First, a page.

In fact, if you’re turned on by visiting as many different countries as possible, then you’ll love the eastern end of the Cote D’Azur. The real Italy is only a short journey away by road or rail, and on the way you could pop into Monaco, which is still technically a separate state ruled by a medieval- style Prince in a fairytale castle. Monte Carlo, Monaco’s capital, is worth a look, as we did on our previous visit, with its skyscrapers, flamboyant casino/opera house, exotic gardens, expensive marina and Royal palace. It exists mainly as a tax haven for the super rich ( them again!) So while we were there, I was tensed up with excitement at the prospect of us bumping into: Bjorn Borg, Roger Moore or Lewis Hamilton popping out for a pint of milk. We never did!

  Getting back to Nice, the old town is a fascinating rabbit warren of a place. It’s perfect for pottering  around. Nearby is the Cours Saleya fruit, veg and flower market. Why is it that tomatoes, peaches, garlic and everything else are so much bigger and juicier than their equivalents back in England? Even though Nice has a reputation for being expensive, the local produce is cheap and the fruit tastes like pure nectar.

  The modern city is built on a grid pattern and looks very smart. Long boulevards lead into squares, some grand, some intimate. Pavement cafes show fascinating human life on the streets instead of behind closed doors. The boulevards are lined by impressive 19th century apartments blocks, all with intricate wrought iron balconies and pastel coloured shutters. It reminds me of Paris, except it’s underneath a blue sky and a blazing sun. The sea-front area has been planted out with palms, pine trees and exotic plants such as cacti. Along the actual bay is a wide pavement called The Promenade des Anglais — The Walkway of the English. It was originally financed by English nobility, partly as a work creation scheme in the mid 19th century for the city’s poorer citizens. It has now become the model for beach boulevards around the world.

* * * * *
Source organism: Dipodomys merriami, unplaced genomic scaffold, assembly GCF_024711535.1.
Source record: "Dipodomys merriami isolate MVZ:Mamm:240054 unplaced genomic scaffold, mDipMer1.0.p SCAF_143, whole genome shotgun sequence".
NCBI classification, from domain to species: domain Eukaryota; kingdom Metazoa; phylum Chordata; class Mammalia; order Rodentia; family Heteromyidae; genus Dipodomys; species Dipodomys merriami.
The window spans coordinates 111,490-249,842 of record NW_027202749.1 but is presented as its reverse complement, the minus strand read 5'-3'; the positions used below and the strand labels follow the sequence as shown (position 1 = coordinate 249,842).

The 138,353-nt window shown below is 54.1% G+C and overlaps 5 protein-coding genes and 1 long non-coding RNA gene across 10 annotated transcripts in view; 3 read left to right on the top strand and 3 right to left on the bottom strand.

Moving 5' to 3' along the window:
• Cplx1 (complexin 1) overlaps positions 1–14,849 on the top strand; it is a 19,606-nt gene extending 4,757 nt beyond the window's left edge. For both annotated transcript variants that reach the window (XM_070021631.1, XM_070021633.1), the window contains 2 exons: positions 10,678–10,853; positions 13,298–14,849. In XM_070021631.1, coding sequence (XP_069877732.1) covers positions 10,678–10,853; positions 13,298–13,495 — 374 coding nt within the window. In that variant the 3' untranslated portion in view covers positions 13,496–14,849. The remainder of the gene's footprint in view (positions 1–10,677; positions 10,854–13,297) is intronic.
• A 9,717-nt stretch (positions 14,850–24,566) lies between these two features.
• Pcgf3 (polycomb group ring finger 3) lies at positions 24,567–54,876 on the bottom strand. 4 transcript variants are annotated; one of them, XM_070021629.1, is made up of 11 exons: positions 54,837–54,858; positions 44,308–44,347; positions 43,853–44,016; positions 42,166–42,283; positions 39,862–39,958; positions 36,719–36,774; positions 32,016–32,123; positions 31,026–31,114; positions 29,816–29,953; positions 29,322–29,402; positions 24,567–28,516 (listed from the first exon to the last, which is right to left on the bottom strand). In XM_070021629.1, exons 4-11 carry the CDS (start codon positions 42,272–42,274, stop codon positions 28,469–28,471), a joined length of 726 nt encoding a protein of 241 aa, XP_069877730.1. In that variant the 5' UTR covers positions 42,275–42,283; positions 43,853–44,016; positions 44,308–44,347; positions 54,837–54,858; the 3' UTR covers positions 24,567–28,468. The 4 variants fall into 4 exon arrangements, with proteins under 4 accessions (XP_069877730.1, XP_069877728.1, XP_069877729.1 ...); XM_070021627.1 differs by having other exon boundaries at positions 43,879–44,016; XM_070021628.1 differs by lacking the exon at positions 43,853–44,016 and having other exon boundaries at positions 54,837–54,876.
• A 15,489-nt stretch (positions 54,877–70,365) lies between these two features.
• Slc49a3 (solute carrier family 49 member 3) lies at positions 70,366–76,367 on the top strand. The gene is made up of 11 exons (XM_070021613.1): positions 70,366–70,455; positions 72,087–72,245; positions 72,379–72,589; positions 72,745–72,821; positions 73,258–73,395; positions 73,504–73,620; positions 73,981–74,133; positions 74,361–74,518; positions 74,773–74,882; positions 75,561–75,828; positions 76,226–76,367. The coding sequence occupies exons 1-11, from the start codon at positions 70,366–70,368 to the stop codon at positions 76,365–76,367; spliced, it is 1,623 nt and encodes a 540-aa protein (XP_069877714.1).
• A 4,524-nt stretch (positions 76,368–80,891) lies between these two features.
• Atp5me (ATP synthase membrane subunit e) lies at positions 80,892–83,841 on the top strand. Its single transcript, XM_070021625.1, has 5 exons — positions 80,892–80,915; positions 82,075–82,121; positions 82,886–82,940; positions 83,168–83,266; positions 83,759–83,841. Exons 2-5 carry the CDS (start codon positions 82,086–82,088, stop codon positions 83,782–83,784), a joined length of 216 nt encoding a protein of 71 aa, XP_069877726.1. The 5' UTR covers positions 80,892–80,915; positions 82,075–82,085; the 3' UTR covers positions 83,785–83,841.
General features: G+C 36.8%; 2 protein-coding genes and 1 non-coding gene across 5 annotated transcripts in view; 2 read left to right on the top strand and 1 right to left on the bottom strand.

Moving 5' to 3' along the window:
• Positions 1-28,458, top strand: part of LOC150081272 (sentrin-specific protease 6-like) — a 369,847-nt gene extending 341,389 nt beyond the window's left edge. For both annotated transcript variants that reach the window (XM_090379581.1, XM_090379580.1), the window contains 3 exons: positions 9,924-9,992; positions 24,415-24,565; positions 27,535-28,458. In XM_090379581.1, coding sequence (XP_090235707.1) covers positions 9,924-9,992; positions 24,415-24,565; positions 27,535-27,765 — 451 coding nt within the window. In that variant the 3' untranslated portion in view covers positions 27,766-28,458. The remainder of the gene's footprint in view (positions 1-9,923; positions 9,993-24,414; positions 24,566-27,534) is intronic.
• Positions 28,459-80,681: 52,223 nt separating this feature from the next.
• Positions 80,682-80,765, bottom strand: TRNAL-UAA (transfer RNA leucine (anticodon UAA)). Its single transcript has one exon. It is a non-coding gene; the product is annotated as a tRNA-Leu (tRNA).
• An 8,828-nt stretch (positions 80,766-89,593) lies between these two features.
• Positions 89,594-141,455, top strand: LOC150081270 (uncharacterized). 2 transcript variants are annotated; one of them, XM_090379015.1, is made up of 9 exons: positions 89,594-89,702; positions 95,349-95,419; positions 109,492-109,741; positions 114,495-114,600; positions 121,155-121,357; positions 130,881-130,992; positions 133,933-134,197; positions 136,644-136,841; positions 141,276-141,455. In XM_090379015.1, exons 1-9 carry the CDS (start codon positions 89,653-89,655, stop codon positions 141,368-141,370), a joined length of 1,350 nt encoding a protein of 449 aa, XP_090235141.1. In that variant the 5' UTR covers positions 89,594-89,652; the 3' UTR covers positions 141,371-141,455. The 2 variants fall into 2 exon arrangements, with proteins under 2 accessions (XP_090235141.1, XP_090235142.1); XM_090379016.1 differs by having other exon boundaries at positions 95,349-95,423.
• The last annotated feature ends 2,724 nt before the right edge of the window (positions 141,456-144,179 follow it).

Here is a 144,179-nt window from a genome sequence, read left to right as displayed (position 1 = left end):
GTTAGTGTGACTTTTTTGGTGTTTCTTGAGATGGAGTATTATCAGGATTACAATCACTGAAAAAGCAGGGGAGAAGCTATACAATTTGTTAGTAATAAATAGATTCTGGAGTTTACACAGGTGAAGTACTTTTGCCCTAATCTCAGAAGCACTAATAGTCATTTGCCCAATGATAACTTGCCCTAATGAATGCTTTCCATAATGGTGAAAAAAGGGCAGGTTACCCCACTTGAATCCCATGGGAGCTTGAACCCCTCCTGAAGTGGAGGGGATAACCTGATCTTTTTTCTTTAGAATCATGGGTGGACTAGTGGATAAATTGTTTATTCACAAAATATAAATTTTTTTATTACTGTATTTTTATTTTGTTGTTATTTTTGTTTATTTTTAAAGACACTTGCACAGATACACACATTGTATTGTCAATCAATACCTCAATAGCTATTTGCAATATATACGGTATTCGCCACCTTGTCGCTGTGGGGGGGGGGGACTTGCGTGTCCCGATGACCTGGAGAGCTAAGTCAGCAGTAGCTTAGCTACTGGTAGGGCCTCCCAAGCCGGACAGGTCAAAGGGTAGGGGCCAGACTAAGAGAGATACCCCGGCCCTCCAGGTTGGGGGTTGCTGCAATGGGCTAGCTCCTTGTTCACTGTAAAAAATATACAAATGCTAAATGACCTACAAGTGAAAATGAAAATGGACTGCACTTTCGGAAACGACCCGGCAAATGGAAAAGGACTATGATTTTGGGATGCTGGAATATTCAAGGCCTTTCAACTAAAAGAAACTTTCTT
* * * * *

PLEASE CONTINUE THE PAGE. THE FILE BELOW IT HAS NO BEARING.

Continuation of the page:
Walking the prom is an invigorating and uplifting experience. Not only do you get the ravishing view of the azure sea ( yes, it really is azure blue) twinkling and shimmering in the sunlight, but you also experience a whole wealth of human activities. There is a constant procession of:  walkers, joggers, sunbathers, swimmers, exercisers, cyclists, strollers and roller skaters. There are also dog walkers, but these miniature canines don’t do much walking, as they are usually carried under the arms of their owners or in special little baskets. On one side is the lapping of the waves on to the pebbly shore, while on the other, is the roar of the traffic on a 4 or 6 lane highway.

  Lining the promenade is a parade of grand, opulant buildings. These include the Art Deco: Palais De La Mediterranee, built for an American millionairre in 1929, presumably just before the Wall Street Crash. It symbolised 1930’s glamour with a hotel, casino, theatre, restaurant and cocktail bar included in its many upmarket rooms. Then there is the pink-stuccoed, graceful Hotel Westminster with its extravagent reception rooms. However the metaphorical biscuit is taken by the genuinely iconic Hotel Negresco, opened in 1913. Its pink-green cupola, uniformed doormen and art-nouveau glazed entrance-way by Gustave Eiffel make it THE landmark building of Nice. It was built to attract filthy rich guests by an extremely wealthy Romanian emigre: Henri Negresco, who made his fortune by managing the casino. In 1913 it was one of the most modern hotels on the planet featuring luxurious bathrooms and telephones in every room. The badly timed First World War changed its fortunes though and it was forced into service as a hospital. Negresco was ruined. However, the hotel was later re-opened and expensively refurbished several times. In the 1950’s for instance, it featured an outstanding art collection, staff in 18th century uniforms and mink bedspreads!

  Today the Negresco is still one of the world’s finest and most expensive hotels. It has become a magnet for top politicians and film stars and is charmingly idiosyncratic, with antique furniture, carousel horses and a kitsch souvenir shop. It also has a spectacular 16,309 crystal chandelier, meant for Czar Nicholas II, but never collected because of the 1917 Revolution. Outside is a colourful statue of a black American jazz trumpeter. We should have ventured in for a coffee but were too nervous about the consequences for our bank balances!